Code changes flow from development to production.
Database changes flow from production to development.

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You can't really sync the databases easily unless you have a special script that manages how the content data is stored in the database. That is why you seperate code from content in your workflow, the alternative is to use a staging server or try and use one of the db syncing scripts or write your own. –  Wyck Feb 9 '12 at 18:40
    
@EAMann Great response, thank you! The only thing I would add to the workflow you described would be to write code, commit changes, push to development site, get comments back from client, ... I hadn't considered two separate workflows because regularly we will have to change the content ourselves for the clients. Occasionally we'll have to put HTML in the content to accommodate for special requests within the content (special styles, etc). Sometimes they require client approval before going live, which is why the databases would need to sync. Are there best practices for this kind of setup? –  cfree Feb 9 '12 at 18:41
    
@Wyck Rather than dropping content alongside the theming, it makes sense to separate the two processes. I like the idea of a dev area for theming and a staging area for content dropping independent of each other. The only issue I see is that clients like to see both the theme and the content (the site in its entirety; static pages) prior to launching it live. –  cfree Feb 9 '12 at 18:59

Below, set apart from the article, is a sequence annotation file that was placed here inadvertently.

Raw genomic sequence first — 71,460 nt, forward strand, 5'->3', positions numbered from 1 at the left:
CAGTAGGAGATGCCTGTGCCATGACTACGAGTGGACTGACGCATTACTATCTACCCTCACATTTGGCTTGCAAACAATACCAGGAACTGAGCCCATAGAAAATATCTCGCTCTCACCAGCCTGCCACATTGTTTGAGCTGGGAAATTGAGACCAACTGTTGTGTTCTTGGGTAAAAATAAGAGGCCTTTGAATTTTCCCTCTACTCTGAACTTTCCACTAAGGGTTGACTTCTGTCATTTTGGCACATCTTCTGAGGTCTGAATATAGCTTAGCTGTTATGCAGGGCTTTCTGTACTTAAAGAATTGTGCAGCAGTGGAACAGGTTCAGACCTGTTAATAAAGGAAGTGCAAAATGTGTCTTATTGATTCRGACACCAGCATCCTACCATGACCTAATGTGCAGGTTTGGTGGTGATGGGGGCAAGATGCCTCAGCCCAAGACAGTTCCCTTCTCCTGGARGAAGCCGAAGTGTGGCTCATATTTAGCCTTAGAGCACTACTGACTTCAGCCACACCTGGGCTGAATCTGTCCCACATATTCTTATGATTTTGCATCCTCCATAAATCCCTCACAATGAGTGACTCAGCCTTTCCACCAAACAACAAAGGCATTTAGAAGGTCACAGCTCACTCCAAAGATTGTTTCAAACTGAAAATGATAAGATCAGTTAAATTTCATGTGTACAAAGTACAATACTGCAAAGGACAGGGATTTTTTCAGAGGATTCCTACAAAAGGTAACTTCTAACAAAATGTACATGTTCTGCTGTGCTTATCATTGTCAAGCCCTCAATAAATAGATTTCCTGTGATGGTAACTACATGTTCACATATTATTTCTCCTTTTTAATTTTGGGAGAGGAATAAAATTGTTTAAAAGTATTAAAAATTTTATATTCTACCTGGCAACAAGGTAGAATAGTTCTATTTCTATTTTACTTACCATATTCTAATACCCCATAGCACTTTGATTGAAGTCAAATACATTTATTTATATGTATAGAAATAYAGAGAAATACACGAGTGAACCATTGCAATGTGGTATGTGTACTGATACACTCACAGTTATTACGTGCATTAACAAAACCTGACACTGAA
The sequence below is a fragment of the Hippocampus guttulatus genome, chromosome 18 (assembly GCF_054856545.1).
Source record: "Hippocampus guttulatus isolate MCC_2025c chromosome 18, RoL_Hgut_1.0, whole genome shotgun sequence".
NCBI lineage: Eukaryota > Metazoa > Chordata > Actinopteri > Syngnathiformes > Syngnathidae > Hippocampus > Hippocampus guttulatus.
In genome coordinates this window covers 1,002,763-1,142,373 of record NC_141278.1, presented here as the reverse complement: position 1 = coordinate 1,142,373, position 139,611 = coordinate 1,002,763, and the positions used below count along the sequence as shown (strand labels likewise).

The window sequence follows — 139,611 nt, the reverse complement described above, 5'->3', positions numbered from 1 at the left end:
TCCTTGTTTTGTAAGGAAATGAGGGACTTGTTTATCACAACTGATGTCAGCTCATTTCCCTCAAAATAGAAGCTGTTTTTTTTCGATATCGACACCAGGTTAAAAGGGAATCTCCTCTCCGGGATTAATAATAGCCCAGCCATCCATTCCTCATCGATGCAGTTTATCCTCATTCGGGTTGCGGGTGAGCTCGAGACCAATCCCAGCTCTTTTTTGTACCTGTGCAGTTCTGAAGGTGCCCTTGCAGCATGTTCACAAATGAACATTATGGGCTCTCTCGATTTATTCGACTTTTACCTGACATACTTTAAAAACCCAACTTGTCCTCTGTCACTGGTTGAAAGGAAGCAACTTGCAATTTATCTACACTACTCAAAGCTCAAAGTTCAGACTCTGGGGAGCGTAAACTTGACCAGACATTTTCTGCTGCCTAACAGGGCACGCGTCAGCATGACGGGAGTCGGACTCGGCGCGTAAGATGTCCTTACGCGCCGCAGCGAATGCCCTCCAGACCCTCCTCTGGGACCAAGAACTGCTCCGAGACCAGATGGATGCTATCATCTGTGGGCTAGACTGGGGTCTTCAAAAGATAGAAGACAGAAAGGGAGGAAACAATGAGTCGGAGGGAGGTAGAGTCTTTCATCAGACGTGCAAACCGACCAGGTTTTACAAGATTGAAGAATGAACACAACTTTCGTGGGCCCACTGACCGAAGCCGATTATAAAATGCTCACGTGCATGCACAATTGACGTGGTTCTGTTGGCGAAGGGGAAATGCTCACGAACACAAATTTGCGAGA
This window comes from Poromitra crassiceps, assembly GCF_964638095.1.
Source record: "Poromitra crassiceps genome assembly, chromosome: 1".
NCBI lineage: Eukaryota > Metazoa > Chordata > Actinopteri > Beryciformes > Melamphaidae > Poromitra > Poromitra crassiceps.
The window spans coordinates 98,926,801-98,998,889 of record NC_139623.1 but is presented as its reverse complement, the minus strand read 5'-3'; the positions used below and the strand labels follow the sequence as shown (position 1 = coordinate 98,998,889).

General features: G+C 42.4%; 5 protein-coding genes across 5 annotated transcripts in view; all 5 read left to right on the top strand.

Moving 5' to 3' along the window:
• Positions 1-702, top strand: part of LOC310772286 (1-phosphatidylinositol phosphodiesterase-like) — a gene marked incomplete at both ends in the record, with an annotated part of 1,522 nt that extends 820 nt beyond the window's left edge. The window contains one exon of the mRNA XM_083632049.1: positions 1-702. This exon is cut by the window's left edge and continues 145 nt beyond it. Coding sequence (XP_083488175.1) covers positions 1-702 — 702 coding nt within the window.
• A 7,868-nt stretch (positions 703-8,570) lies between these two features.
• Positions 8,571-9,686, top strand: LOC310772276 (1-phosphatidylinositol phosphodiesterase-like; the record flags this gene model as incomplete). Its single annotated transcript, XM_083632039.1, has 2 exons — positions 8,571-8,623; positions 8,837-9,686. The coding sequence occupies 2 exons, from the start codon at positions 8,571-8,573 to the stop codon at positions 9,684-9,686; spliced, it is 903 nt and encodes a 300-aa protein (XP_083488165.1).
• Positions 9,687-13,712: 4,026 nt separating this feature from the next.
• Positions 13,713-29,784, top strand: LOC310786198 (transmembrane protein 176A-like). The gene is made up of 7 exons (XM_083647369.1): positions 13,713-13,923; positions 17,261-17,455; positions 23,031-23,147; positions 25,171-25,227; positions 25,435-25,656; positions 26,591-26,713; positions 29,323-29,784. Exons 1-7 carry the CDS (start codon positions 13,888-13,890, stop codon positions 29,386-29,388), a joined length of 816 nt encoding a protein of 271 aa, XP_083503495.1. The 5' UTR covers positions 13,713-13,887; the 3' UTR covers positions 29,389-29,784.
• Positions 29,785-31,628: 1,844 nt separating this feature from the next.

It's not usually a matter of syncing database changes. What I meant to say is that you take a dump of your production database and replace your local development database with it. True, you can automate it with a script ... but you likely won't be doing it very often. –  EAMann Feb 9 '12 at 19:01
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There is not yet, is it really a thorn in the side of WordPress but not specifically a WordPress issue as many CMS's have this problem, you can read about it here wordpress.stackexchange.com/questions/119/… more in depth, some scripts do exist out there but most of them are in house because they are specific to a certain environment. –  Wyck Feb 9 '12 at 19:34

You can use software that syncs the databases. But there's also the option of versioning the data itself with something like http://chronicdb.com

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This looks interesting; may solve quite a few of the issues. I'm going to check this out, thanks. –  cfree Feb 13 '12 at 22:12

I just wrote up a thorough answer to this on another question. Personally I use git and it's fantastic. In terms of getting started with it, I'd recommend checking out http://gitref.org/ and http://help.github.com/mac-set-up-git/. If you're the book type, I've read this one and it's definitely worth the $22 ebook price. Make yourself do it, you won't regret that decision.

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Thanks, I'll have to refer back to it. The master/slave database setup sounds interesting. Thanks for the guidance –  cfree Feb 13 '12 at 22:27